Mill rolls are among the most expensive tools used in plastic working processes and must meet a number of criteria that will allow them to be admitted to work in the industry. Material from which the most frequently a roll for hot rolling is made of is cast iron, which is characterized by good operating properties. Cast iron rolls due to its fracture toughness and tribological properties are most often used in last rolling stands, where the least dynamic loads are present and the most important is surface quality of rolled product. The most important role in the microstructure of cast irons used for mill rolls is played by carbides. Most frequently it is ledeburitic cementite. Improper morphology of ledeburitic cementite may lead to adverse mechanisms of rolls wear (KRAWCZYK 2007, KRAWCZYK 2008a, KRAWCZYK KARAWAT SZCZYGIEŁ LATAŁA 2006, KRAWCZYK NOWAK ŻABA KAWECKI 2007, PACYNA KOKOSZA KRAWCZYK 2001, KRAWCZYK PACYNA 2006, KRAWCZYK PACYNA

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    FRONCZEK JUSZCZAK 2007, KRAWCZYK PACYNA SZCZYGIEŁ LATAŁA 2006, PACYNA KRAWCZYK 2005) e.g. roll collar break off, roll neck wrench off, etc. (KRAWCZYK 2008b, KRAWCZYK PACYNA 2007, KRAWCZYK PACYNA GRABOWSKI SIKORA 2008, KRAWCZYK PACYNA KĄC JUSZCZAK LIWOCH GRABOWSKI 2007, KRAWCZYK PACYNA LIWOCH GRABOWSKI JUSZCZAK 2007, KRAWCZYK TERCZYŃSKI SIKORA 2008). Similar problems may be a result of presence of phosphide eutectic or hypereutectoid cementite precipitated in form of net along grain boundaries of former austenite. By the heat treatment the microstructure of matrix and the morphology of carbide precipitates may be modified (KRAWCZYK PACYNA ZAJĄC 2001, PACYNA KRAWCZYK 2001, PACYNA KRAWCZYK ZAJĄC 2002), and thus affect cast iron properties (KRAWCZYK PACYNA KOKOSZA 2004, PACYNA KRAWCZYK ZAJĄC 2002, ZAJĄC 2001). However, such a research should be previously carried out in laboratory renge. The objective of this work was to determine the influence of microstructure changes on GJS-HV300 (SiNiCr2-3) cast iron properties. Obtained results shall be used for design of heat treatment of mill rolls in order to receive an optimal microstructure for operating parameters of that type of tools.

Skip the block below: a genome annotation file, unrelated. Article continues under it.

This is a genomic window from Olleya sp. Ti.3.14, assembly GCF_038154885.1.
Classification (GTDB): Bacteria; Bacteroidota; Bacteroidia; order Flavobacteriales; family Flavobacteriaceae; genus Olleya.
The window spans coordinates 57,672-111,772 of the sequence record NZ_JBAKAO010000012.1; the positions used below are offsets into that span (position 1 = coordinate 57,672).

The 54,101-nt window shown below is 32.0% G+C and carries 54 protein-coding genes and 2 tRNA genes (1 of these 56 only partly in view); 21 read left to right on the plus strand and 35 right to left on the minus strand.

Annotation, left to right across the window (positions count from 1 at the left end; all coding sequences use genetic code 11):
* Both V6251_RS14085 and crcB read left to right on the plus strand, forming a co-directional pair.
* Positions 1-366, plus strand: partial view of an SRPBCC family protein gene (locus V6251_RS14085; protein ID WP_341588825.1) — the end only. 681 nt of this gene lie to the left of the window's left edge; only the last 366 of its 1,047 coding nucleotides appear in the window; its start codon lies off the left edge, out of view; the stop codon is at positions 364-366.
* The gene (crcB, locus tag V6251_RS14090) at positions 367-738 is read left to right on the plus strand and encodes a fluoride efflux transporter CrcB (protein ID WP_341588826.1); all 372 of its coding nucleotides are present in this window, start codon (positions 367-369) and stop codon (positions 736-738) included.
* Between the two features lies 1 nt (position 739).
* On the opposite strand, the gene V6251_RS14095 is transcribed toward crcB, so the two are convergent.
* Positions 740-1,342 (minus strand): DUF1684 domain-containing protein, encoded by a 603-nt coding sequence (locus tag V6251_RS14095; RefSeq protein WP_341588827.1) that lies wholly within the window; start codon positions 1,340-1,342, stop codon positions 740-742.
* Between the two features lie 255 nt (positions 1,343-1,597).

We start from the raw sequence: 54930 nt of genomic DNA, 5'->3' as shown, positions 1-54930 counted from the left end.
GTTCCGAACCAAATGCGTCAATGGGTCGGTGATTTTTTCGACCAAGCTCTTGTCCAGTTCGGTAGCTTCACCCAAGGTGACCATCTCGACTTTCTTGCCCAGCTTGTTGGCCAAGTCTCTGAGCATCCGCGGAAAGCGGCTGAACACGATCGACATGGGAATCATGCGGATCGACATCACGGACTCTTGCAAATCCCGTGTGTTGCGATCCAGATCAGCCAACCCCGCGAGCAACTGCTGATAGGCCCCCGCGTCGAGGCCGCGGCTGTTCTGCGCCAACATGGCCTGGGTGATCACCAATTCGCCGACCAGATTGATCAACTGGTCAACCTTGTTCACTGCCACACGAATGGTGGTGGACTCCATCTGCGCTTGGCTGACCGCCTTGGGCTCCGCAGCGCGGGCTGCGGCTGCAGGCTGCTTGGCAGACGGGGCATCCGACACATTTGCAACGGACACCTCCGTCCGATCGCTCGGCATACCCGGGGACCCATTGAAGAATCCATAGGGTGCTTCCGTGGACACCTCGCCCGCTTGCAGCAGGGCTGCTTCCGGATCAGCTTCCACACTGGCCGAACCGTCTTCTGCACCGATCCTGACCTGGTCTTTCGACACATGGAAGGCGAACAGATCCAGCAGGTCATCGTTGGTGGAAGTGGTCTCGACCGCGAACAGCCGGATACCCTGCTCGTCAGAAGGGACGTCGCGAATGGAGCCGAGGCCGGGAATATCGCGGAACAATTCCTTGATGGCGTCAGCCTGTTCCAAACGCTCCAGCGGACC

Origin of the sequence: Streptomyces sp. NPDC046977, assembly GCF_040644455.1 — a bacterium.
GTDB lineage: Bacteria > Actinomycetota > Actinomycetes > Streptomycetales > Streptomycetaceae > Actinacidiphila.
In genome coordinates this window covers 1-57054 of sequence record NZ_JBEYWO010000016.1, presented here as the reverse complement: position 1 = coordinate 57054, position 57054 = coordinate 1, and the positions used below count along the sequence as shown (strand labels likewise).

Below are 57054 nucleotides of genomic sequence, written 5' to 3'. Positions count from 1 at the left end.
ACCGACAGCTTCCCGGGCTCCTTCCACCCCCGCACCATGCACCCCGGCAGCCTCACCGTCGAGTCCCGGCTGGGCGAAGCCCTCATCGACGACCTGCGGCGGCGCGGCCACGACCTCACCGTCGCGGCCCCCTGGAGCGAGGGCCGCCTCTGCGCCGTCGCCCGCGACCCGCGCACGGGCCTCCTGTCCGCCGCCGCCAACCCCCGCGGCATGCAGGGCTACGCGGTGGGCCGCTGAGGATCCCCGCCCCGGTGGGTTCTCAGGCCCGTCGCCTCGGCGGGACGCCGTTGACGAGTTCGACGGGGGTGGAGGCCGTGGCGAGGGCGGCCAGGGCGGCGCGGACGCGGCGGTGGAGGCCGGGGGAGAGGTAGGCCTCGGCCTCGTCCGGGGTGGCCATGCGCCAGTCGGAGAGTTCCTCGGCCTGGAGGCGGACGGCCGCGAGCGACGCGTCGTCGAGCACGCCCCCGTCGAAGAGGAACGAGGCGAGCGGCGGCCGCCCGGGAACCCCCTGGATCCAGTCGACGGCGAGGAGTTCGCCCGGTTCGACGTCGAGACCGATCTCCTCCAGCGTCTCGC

2. TEST MATERIAL

    Test material was a chromium-nickel mottled nodular cast iron GJS- HV300(SiNiCr2-3). Chemical composition of investigated cast iron is presented in Table 1. The microstructure in as-delivered condition is presented in Figure 1. a) b)

    c) d)